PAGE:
Other than young Štepan and Jaroslav, the most everyone who argued with me were women of all ages. The argument I often thought about and failed to make was the question that constantly nagged me. Why would any woman in the 21st century – Czech or otherwise, want to be “owned” by males of the species? The suffix ová means that you belong or are owned by the whoever’s name it’s added to. As a girl, she would belong and be owned by her father. As a grown up married woman, her ownership would be transferred to her husband. Shouldn’t they be instead marching down Václavské náměstí demanding for the yoke of ová to be removed from around their necks?  Or better yet, unilaterally tear it off with their bare hands!

One of my teachers, Olga Nádvorníková even jokes about the extent of sexism in the Czech language: If there were a group of a hundred women walking down the street and walking along with them were a single male dog, describing the crowd in plural would assume masculine form! Wow! The expression she has picked up and uses frequently from her short visit to the States, and then lets out a big laugh. So the Czech women seem to have not only accepted their fate, but also desperately cling to the status quo, with rare exceptions. One of them I recently came across on the web in an article published in LA Times dated June 26, 2009, by Henry Chu about Lucie Kundera, the Czech woman who though took her husband’s name but refused to add suffix ová: because [it means] you are owned by your husband.  Bravo! There maybe some more, but up until now, I haven’t heard even a small movement or a concern about it.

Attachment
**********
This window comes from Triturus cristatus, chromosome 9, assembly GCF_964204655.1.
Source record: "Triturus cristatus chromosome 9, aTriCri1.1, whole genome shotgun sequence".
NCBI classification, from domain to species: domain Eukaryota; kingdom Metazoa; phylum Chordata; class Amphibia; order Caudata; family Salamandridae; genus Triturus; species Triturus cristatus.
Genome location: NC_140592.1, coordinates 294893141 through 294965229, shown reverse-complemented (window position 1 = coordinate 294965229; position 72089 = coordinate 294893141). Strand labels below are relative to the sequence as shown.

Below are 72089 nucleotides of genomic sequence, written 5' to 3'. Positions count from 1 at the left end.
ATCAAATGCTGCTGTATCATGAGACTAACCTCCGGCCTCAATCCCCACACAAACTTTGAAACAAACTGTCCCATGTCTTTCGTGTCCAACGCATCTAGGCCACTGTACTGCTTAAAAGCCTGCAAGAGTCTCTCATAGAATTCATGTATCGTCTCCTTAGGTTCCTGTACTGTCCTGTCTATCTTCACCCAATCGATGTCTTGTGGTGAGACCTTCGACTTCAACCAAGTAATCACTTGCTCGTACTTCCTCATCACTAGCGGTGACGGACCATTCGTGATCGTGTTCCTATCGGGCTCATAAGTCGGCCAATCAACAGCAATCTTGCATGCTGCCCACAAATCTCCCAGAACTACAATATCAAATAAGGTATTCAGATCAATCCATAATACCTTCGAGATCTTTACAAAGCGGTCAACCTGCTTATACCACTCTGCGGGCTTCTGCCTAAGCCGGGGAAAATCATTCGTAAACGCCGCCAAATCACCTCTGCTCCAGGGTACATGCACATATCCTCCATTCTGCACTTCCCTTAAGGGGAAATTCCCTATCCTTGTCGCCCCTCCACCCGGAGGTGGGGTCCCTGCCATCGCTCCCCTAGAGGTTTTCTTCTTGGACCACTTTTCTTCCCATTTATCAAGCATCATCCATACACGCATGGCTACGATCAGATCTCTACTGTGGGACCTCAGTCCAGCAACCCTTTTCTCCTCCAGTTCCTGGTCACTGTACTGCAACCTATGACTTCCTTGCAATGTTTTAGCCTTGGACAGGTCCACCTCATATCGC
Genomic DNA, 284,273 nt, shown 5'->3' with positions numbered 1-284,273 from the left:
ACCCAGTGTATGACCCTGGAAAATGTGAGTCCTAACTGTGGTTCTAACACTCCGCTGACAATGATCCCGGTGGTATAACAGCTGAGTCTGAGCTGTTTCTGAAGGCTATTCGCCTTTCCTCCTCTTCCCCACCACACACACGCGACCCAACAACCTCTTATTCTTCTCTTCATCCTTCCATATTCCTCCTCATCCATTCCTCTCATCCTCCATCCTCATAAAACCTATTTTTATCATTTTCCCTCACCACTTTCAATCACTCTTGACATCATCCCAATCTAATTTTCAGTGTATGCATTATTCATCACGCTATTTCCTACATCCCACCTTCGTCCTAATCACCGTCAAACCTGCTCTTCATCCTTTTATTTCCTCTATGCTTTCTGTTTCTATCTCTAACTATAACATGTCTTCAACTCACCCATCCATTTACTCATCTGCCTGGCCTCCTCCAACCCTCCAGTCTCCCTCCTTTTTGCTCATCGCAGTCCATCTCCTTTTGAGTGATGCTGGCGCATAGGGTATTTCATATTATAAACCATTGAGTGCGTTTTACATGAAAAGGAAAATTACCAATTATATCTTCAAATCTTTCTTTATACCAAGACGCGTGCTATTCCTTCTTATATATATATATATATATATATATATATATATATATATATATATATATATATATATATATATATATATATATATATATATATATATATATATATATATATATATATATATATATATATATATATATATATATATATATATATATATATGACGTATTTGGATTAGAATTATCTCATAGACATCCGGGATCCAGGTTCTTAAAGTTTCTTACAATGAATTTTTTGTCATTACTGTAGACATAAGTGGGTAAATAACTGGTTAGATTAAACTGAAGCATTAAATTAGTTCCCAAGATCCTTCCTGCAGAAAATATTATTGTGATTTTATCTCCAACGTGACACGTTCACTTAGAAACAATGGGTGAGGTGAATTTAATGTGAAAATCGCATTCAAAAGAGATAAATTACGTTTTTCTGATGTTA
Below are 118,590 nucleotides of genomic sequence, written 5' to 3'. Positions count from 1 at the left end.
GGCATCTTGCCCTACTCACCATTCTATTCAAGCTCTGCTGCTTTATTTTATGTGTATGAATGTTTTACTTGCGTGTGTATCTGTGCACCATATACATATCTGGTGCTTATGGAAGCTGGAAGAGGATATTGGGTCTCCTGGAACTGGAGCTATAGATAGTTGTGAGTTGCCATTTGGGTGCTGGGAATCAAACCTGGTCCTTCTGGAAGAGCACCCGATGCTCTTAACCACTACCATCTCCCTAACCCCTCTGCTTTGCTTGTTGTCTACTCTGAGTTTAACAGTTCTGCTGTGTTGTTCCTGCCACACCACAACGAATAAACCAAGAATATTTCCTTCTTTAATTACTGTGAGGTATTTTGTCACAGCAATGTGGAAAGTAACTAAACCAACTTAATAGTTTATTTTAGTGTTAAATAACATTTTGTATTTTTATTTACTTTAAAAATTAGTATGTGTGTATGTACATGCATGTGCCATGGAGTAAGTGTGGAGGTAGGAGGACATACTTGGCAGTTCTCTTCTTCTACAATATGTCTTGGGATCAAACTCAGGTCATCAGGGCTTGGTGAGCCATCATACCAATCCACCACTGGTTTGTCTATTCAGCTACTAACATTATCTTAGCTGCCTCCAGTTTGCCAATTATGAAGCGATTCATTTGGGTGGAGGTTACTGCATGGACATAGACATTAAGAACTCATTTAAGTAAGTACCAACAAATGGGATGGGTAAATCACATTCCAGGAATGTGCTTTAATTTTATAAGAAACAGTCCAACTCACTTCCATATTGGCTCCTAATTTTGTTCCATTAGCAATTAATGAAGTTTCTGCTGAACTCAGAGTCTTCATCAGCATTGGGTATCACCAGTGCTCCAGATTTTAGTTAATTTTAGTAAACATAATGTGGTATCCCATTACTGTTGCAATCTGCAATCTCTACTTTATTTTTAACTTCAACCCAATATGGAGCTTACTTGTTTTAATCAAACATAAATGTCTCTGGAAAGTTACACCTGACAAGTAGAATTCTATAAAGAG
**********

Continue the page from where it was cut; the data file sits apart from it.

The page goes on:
Some years ago when I was no longer living in Prague and am visiting the city, I meet with Jaroslav one evening at the riverfront pizzeria Fresco Vento. Now he is an editor at Mlada fronta’s weekly supplement E15. Actually I am doing for him Poznamká Hareshe Shaha, an opinion column and am also contributing an occasional travel piece. This is like almost twenty years later. As a part of our nostalgic conversation, ová comes up.

‘What do you think about it now?’

‘Well, I think then I was a bit rigid and naïve.’ He concedes as much. The same impish smile crosses his face.

© Haresh Shah

Illustration: Celia Rose Marks

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